In large, complex proofs it is sometimes difficult to make the overall argument parallel (due to linear
Require dependencies). However, it is common practice in individual proofs to see e.g.
apply lemma1; [ auto | firstorder | ]. apply lemma2; [ trivial | auto | ]. rest_of_proof...
In particular, applying
lemma2 creates several (here three) subgoals, of which only one (here the third) is particularly interesting and the others can be solved by automation individually (also contain no evars).
More often than not, heavy automation increases compilation time.
Assume in the above
rest_of_proof take roughly the same time to compile.
Suggestion (is the following interesting/feasible?):
Introduce a tactical
async such that given a tactic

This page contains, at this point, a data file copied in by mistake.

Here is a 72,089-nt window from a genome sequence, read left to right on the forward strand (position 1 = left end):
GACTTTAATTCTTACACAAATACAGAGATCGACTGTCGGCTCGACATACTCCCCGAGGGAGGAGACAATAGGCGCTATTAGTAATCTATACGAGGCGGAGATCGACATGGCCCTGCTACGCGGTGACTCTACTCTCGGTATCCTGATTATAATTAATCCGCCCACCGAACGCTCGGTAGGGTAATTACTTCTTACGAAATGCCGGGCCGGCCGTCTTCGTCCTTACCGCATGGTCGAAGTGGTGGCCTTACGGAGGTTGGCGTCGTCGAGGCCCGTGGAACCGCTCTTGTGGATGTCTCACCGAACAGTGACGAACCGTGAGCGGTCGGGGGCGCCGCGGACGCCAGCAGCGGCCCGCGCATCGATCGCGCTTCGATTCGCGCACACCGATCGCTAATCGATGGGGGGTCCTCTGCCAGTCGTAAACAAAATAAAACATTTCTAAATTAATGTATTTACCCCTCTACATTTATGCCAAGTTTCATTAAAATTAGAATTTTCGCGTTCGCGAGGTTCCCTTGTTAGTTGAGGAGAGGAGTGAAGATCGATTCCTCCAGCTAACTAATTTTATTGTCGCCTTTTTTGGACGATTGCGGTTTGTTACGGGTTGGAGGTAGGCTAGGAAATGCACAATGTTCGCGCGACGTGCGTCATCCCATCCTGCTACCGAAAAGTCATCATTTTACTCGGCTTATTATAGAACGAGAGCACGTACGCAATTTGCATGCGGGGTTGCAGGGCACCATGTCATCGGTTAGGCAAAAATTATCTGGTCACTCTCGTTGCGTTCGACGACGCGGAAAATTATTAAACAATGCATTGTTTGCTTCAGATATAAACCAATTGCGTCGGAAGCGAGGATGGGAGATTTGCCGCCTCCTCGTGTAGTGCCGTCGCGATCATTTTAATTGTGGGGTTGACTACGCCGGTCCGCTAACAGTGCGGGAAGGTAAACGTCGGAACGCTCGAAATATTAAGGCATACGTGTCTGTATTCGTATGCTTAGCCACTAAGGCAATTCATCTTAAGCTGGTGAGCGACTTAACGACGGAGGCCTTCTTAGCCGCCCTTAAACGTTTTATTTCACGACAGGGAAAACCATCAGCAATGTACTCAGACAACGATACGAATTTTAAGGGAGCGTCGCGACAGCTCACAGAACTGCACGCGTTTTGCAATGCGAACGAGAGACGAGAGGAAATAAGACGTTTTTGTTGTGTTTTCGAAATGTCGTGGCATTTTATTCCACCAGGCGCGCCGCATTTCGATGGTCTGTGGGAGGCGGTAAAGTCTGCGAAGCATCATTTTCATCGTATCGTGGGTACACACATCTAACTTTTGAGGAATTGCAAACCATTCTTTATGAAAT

t, the tactic
async t succeeds immediately (if the goal has no evars) and closes the goal. Simultaneously, a worker is spawned that is responsible to actually close the goal using the tactic
Returning to the above example
apply lemma1; [ async auto | async firstorder | ]. apply lemma2; [ trivial | async auto | ]. rest_of_proof...
would (given at least 4 CPU cores) compile several times faster. I know of
par:, which does not seem to fit the above use case.
Before adding another [wish] to the Coq bugtracker, I wanted to know your opinion. Somewhat related: #9550